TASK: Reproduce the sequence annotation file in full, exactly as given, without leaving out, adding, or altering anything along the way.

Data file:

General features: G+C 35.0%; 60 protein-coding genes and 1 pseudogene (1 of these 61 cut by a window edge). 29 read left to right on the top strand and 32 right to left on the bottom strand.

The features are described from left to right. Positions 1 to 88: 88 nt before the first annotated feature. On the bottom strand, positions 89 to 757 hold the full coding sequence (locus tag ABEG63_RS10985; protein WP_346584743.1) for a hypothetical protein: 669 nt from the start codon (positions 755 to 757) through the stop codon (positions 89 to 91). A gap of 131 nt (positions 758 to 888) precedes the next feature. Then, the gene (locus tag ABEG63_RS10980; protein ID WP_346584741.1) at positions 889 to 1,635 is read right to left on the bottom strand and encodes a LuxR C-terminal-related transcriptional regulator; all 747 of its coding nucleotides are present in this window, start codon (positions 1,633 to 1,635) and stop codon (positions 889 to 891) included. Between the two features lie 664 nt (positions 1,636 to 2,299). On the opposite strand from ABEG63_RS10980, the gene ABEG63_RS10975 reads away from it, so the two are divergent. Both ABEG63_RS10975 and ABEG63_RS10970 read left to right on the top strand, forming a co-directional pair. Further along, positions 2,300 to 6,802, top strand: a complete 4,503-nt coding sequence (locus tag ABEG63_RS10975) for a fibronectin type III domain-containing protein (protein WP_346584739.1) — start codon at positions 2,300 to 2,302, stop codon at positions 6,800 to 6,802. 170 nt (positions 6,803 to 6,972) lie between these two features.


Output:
General features: G+C 35.0%; 60 protein-coding genes and 1 pseudogene (1 of these 61 cut by a window edge). 29 read left to right on the top strand and 32 right to left on the bottom strand.

The features are described from left to right. Positions 1 to 88: 88 nt before the first annotated feature. On the bottom strand, positions 89 to 757 hold the full coding sequence (locus tag ABEG63_RS10985; protein WP_346584743.1) for a hypothetical protein: 669 nt from the start codon (positions 755 to 757) through the stop codon (positions 89 to 91). A gap of 131 nt (positions 758 to 888) precedes the next feature. Then, the gene (locus tag ABEG63_RS10980; protein ID WP_346584741.1) at positions 889 to 1,635 is read right to left on the bottom strand and encodes a LuxR C-terminal-related transcriptional regulator; all 747 of its coding nucleotides are present in this window, start codon (positions 1,633 to 1,635) and stop codon (positions 889 to 891) included. Between the two features lie 664 nt (positions 1,636 to 2,299). On the opposite strand from ABEG63_RS10980, the gene ABEG63_RS10975 reads away from it, so the two are divergent. Both ABEG63_RS10975 and ABEG63_RS10970 read left to right on the top strand, forming a co-directional pair. Further along, positions 2,300 to 6,802, top strand: a complete 4,503-nt coding sequence (locus tag ABEG63_RS10975) for a fibronectin type III domain-containing protein (protein WP_346584739.1) — start codon at positions 2,300 to 2,302, stop codon at positions 6,800 to 6,802. 170 nt (positions 6,803 to 6,972) lie between these two features.